Sheikh Abd el-Gurna (Egypt)
Tomb 1152 (Coptic hermitage)
Dates: 2007/2008 season — 9 December 2007 – 6 February 2008
Winter 2008 season — 3 November – 14 December
Tomasz Górecki, archaeologist, director (National Museum in Warsaw) (both seasons)
Eliza Szpakowska, archaeologist-egyptologist (PCMA)
Szymon Maślak, archaeologist (PCMA)
Zbigniew Polak, archaeologist (University of Warsaw)
Barbara Czaja-Szewczak, textiles expert and restorer (Wilanów Palace-Museum)
Urszula Iwaszczuk, archaeozoologist (freelance) (winter season)
Robert Mahler, anthropologist (PCMA)
Ewa Parandowska, wall painting restorer (National Museum in Warsaw)
Zuzanna Górecka, student-volunteer (winter season)
Łukasz Jarmużek, student of archaeology (University of Warsaw)
Joanna Michalska, student of archaeology (University of Warsaw)
Abu el-Abbas Selim Mohamed Kedr, SCA inspector
Amir Abdel Atef Ahmed Al Azab, SCA inspector (winter season)
The two months’ work at the Coptic hermitage in Sheikh Abd el-Gurna in the winter of 2007/2008 was devoted to various recording activities, completing the documentation of material from previous seasons and to conservation of the murals inside the hermitage. A study season was conducted in November-December 2008, mainly to examine the faunal remains collected over the previous seasons.
Sherds of domestic pottery from different layers were grouped by typological classes, mainly saqiyah-pots, storage vessels and other domestic jars, including many with painted decoration. Sherd recomposition in many cases helped to reconstruct the vessel form.
The osteological material collected during the excavations conducted on the site since 2003 were the subject of preliminary anthropological examination. The proportion of human to animal remains was estimated as 2:1. The bones collected from different locations, including six incomplete, mummified bodies proved to be a commingled set, containing the remains of a minimum 24 human bodies. At least six of these were not adults; most of the others seem to have been under 35 at the time of death.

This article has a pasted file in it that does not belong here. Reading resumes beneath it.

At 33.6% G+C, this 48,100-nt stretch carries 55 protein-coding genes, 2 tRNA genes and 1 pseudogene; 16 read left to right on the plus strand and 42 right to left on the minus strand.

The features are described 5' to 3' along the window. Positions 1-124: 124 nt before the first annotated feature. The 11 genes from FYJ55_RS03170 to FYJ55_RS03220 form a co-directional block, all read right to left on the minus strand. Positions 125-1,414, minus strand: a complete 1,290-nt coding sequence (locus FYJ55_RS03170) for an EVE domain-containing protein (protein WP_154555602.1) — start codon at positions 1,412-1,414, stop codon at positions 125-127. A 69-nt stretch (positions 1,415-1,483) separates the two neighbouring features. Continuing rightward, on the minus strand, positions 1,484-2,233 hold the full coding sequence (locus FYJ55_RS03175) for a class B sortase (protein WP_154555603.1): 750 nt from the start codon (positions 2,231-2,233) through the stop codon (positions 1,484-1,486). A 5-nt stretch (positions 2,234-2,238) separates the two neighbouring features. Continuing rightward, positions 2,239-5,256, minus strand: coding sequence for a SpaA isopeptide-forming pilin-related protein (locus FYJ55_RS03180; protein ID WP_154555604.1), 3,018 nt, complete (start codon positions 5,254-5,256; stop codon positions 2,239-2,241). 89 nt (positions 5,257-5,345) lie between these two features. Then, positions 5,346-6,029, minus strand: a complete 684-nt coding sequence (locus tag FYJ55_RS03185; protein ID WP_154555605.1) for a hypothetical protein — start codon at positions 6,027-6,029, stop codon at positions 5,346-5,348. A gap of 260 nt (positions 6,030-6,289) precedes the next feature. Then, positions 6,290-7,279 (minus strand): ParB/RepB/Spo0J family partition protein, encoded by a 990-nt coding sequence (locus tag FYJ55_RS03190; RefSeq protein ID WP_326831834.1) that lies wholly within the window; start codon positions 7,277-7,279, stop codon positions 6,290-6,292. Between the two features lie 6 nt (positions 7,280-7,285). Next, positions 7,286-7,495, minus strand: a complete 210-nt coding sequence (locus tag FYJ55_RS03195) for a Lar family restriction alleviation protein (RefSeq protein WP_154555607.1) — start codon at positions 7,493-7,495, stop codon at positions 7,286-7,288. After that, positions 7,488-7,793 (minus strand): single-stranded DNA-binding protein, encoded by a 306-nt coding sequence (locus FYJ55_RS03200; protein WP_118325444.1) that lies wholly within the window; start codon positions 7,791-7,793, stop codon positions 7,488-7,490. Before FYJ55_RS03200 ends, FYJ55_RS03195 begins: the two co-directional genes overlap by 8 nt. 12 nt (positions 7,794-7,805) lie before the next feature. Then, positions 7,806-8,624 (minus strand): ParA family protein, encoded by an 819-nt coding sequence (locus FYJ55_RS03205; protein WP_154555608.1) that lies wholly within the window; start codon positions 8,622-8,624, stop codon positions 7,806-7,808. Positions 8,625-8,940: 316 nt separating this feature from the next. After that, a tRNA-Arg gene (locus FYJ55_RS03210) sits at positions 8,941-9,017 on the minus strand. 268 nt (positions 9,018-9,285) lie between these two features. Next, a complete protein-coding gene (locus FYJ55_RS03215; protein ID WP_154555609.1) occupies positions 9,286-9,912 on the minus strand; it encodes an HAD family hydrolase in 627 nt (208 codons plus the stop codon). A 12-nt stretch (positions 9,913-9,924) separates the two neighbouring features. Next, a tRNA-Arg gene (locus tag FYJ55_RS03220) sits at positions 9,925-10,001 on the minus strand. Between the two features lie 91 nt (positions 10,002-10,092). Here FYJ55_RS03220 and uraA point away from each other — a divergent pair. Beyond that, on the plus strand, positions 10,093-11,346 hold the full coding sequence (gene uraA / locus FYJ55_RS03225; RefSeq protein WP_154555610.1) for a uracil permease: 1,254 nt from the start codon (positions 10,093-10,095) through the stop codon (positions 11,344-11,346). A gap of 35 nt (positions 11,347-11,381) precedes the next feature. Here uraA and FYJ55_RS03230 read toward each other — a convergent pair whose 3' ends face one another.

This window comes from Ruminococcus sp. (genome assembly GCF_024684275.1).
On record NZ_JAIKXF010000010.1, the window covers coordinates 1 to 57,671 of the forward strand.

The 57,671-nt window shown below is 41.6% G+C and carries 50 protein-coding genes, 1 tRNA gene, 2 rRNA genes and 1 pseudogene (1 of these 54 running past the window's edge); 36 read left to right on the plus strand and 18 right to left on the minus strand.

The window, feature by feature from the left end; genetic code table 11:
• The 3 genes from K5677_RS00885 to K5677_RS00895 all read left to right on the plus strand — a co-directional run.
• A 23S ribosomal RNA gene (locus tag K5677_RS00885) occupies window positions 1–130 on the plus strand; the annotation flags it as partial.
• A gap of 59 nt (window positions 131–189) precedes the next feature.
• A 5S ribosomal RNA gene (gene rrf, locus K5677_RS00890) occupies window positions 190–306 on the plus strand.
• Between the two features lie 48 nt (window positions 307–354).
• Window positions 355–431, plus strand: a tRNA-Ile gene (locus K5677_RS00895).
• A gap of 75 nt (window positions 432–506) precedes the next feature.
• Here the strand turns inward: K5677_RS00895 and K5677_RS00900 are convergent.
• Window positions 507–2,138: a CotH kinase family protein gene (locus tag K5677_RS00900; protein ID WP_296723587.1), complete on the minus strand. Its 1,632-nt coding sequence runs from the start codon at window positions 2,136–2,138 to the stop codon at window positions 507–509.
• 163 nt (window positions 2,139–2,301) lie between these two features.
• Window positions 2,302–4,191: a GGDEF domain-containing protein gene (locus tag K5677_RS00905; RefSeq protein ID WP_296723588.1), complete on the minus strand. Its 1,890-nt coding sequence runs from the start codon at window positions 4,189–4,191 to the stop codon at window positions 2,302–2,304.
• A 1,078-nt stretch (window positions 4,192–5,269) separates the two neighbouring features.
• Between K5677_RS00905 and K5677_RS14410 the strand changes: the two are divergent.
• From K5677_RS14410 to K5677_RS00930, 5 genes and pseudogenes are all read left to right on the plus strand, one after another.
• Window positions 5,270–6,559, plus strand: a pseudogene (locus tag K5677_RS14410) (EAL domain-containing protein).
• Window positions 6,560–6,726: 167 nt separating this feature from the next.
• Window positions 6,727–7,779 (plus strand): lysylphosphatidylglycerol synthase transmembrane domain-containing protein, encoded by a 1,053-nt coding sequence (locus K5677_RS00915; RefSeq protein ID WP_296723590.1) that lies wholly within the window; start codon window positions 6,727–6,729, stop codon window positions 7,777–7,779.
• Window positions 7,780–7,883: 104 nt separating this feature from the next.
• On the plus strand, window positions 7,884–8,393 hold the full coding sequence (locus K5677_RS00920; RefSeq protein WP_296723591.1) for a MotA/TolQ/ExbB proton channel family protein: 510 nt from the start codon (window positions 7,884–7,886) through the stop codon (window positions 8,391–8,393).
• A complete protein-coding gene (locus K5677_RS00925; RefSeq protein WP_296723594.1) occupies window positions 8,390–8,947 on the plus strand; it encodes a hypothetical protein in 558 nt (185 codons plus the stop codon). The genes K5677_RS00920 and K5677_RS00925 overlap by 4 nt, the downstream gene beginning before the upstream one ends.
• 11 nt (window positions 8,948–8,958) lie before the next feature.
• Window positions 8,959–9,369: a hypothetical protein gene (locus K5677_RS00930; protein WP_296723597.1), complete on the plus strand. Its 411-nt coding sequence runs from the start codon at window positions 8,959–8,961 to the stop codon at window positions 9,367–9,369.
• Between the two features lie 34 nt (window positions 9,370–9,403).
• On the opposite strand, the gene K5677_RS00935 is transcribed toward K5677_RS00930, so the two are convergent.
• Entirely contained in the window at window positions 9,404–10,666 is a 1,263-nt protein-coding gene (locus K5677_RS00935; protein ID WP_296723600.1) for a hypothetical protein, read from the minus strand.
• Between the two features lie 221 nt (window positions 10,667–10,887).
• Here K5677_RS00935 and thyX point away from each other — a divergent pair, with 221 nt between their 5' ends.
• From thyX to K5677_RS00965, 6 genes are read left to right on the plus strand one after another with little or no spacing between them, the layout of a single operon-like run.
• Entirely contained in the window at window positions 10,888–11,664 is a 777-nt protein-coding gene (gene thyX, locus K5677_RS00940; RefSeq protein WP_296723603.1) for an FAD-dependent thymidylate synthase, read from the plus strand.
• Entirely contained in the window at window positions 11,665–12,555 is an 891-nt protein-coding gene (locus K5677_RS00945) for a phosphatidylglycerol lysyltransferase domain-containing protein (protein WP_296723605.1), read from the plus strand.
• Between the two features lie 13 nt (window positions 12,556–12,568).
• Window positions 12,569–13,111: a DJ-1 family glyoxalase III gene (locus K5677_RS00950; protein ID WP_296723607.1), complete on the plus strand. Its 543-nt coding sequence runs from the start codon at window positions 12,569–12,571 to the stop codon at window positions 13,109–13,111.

Upon review of the textiles collected in preceding seasons, they were found to be a mixed and incomplete set demonstrating considerable structural damage. Two groups were distinguished. Textiles from the Pharaonic-period mummies included fragmentary shrouds, bandages and binding tapes. Those from the Coptic period comprised small fragments of robes as well as linen and woolen yarn and threads. The latter actually suggests small-scale manufacturing of coarse textiles and tapes on site, a frequent occupation among the hermits. The yarn was twined and most probably dyed on the spot. The robes were mostly made of linen with trace evidence of wool. More than 170 textiles were registered with specialist description and photographic documentation entered in a database. They await conservation treatment in the future.
Analysis of the murals decorating the north wall of the rock-cut hermitage revealed from two to four painting layers, depending on the spot. Particular layers of the painting decoration were applied in different phases of occupation.